It is foreseeable that the regulations implementing suitability requirements under the draft IFC will require specific training for providers’ staff to help them assess suitability of products. This is the case in the UK, for example, where the regulator expects firms to have internal systems to manage suitability requirements, including training customer-facing staff to understand the boundaries between advisory and other services, and undertake suitability assessments.4 The draft IFC appears to be moving towards engendering a process-oriented approach for assessing suitability by providers. The Indian Banks’ Association’s Model Customer Rights Policy, formulated at the RBI’s behest, also makes several references to appropriate training of staff. As we know anecdotally, retail advisors already hold weight when recommending products and services to customers. Requirements for advisors to undertake training could add to the manner in which they are perceived to be people of higher knowledge and skill, and raise the duty of care when they interact with customers. This is especially given that in the IFC, “advice” is defined widely to cover any communication directed at the consumer which could influence the consumer’s transactional decision making.5 Any higher duty of care for staff of providers would obviously not apply to non-advisory tasks which don’t require an exercise of discretion (like basic bank teller functions).

It’s important to note that moving towards a higher standard of care for the staff of providers would not make them the scape-goat for all financial losses customers suffer. If market forces affect the returns from products, providers can’t be held responsible for this. As a parallel, we do not hold doctors liable if the patients’ body rejects a kidney. However, the law does expect the doctor to have used the same diligence in the treatment and operation as another doctor of the same skill would have.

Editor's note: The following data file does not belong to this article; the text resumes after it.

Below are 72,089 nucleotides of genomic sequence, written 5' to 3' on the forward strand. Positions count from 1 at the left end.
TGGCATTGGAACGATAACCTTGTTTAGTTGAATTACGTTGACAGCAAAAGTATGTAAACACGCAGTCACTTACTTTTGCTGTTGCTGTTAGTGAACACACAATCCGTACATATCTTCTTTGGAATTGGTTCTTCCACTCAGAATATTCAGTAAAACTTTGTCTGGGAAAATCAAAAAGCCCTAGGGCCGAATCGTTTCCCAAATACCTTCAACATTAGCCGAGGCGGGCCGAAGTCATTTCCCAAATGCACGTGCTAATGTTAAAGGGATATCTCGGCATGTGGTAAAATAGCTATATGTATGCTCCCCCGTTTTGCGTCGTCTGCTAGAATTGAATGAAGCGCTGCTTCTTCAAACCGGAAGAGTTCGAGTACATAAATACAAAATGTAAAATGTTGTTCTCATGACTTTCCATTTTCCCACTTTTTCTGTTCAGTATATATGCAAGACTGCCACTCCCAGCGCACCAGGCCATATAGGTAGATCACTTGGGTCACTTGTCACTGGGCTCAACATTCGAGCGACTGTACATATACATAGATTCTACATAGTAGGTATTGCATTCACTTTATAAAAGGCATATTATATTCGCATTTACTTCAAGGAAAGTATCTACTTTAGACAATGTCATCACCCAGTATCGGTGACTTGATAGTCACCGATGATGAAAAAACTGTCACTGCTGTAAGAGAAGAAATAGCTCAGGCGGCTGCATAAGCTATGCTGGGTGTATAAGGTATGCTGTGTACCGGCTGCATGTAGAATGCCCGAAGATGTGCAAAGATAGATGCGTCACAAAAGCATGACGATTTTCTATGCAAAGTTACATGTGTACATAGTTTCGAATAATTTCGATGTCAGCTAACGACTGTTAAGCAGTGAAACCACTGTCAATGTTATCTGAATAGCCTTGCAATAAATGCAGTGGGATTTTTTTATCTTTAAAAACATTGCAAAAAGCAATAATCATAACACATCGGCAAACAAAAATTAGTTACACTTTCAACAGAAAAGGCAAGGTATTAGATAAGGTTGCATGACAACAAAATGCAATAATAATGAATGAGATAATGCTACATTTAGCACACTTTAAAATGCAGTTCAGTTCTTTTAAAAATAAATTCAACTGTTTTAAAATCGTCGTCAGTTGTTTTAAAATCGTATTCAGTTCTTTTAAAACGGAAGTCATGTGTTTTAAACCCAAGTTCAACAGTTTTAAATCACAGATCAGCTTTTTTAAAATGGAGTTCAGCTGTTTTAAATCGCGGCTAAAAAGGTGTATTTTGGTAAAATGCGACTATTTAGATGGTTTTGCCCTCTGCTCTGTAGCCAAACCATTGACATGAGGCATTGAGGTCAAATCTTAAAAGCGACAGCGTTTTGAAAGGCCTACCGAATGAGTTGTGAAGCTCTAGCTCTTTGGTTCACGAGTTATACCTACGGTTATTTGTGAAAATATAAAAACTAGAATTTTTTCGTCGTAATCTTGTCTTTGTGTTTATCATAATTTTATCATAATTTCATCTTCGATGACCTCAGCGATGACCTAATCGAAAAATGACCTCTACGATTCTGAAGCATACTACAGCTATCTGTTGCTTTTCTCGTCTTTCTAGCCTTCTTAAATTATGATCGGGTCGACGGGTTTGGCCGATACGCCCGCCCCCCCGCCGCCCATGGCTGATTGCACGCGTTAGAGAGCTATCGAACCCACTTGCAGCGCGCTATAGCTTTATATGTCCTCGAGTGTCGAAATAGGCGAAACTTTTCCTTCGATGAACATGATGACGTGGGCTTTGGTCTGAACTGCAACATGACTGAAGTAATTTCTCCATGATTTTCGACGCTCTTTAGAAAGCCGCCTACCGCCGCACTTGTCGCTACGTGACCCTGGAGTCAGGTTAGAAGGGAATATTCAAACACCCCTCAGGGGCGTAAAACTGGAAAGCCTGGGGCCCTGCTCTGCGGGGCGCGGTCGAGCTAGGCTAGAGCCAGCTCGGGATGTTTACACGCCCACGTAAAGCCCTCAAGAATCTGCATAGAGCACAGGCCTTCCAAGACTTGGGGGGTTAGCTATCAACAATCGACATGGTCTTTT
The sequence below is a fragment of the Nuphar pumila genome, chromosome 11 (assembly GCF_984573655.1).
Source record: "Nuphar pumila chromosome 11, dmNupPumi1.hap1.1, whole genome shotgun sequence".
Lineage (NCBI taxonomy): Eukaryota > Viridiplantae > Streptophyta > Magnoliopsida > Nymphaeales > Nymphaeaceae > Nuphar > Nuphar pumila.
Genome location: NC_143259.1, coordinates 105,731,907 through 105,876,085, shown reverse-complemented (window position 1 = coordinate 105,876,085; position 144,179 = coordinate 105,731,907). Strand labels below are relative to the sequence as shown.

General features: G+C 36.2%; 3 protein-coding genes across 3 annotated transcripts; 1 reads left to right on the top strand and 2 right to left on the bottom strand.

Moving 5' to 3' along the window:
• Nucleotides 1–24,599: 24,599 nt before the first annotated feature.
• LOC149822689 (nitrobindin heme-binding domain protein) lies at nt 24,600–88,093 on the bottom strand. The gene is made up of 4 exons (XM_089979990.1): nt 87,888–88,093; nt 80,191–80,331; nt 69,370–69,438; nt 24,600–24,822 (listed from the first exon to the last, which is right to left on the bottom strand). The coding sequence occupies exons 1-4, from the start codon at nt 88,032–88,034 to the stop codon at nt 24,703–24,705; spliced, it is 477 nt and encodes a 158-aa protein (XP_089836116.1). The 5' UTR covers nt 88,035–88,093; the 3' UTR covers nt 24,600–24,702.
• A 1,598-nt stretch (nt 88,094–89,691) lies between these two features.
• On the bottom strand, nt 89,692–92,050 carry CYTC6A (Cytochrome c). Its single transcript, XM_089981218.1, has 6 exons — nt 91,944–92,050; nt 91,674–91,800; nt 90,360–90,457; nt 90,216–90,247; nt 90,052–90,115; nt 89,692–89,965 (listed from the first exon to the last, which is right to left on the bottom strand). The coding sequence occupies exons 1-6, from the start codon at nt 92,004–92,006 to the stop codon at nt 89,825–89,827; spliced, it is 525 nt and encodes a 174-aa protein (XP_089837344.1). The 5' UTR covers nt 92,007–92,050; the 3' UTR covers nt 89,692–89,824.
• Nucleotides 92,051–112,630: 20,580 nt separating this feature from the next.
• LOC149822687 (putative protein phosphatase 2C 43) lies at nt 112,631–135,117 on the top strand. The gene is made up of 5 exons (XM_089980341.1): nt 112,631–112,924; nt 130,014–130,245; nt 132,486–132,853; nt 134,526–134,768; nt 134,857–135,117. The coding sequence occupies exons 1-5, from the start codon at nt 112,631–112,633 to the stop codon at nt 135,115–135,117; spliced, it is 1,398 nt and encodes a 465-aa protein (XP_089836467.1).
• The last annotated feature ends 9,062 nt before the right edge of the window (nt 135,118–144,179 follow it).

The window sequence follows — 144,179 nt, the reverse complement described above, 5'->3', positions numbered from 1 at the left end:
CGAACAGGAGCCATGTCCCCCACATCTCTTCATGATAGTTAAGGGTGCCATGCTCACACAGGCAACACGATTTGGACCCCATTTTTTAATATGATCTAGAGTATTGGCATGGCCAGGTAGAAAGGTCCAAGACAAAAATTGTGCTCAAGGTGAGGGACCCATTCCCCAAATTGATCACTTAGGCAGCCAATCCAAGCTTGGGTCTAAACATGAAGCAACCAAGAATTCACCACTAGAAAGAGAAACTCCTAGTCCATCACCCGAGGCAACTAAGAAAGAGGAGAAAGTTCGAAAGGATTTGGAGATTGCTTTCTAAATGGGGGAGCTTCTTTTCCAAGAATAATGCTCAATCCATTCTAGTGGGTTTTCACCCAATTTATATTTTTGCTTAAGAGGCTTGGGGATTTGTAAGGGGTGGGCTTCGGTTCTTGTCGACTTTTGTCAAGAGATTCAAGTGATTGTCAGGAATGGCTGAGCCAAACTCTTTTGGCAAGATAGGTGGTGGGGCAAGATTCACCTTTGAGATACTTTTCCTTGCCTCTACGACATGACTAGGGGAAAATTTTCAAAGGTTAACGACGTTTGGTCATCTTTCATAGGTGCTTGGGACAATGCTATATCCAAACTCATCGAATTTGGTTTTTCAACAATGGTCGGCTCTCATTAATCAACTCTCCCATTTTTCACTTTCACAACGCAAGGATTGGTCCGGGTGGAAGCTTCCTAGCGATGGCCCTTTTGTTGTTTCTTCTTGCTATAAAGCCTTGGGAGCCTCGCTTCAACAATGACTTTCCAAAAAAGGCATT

Likewise, if customers provide false information then providers can’t be held liable for improper advice. Under tort law, the doctrine of unclean hands would give providers a defence against customers who act in bad faith. Additionally, contributory negligence is a principle in tort law that would protect providers where customers through their own actions contributed to the harm they suffered. The draft IFC also absolves providers of responsibility in the case of information about customers’ personal circumstances which was not obtainable despite “exercise of professional diligence”.6

In conclusion, the question of whether retail financial services providers providing advice and recommendations to retail customers should implicitly owe a higher standard of care to customers is one that beckons tantalizingly in Indian tort law. It will be interesting to see if the general trend towards provider-liability for financial services will reimagine deeper civil liability standards for providers in India. Such a development could be one more piece in the armour of customer protection law in India.

This is the concluding post of the series which you can access in full here.

  1. Section 120(1) of the draft Indian Financial Code, draft released 23 July 2015, Available at <> (Accessed 15 January 2016) (Hereafter the “draft IFC”).
  3. For an accessible text (available free at the time of writing online) see Part III (The Tort of Negligence) of Jenny Steele, Tort Law: Text, Cases and Materials (3rd edition 2014, Oxford University Press) Available here. (Accessed 15 January 2016).
  4. Practical Law, FCA Suitability requirements: COBS 9, Available here. (Accessed 15 January 2016).
  5. Section 2(6) of the draft IFC.
  6. Section 120(2) of the draft IFC.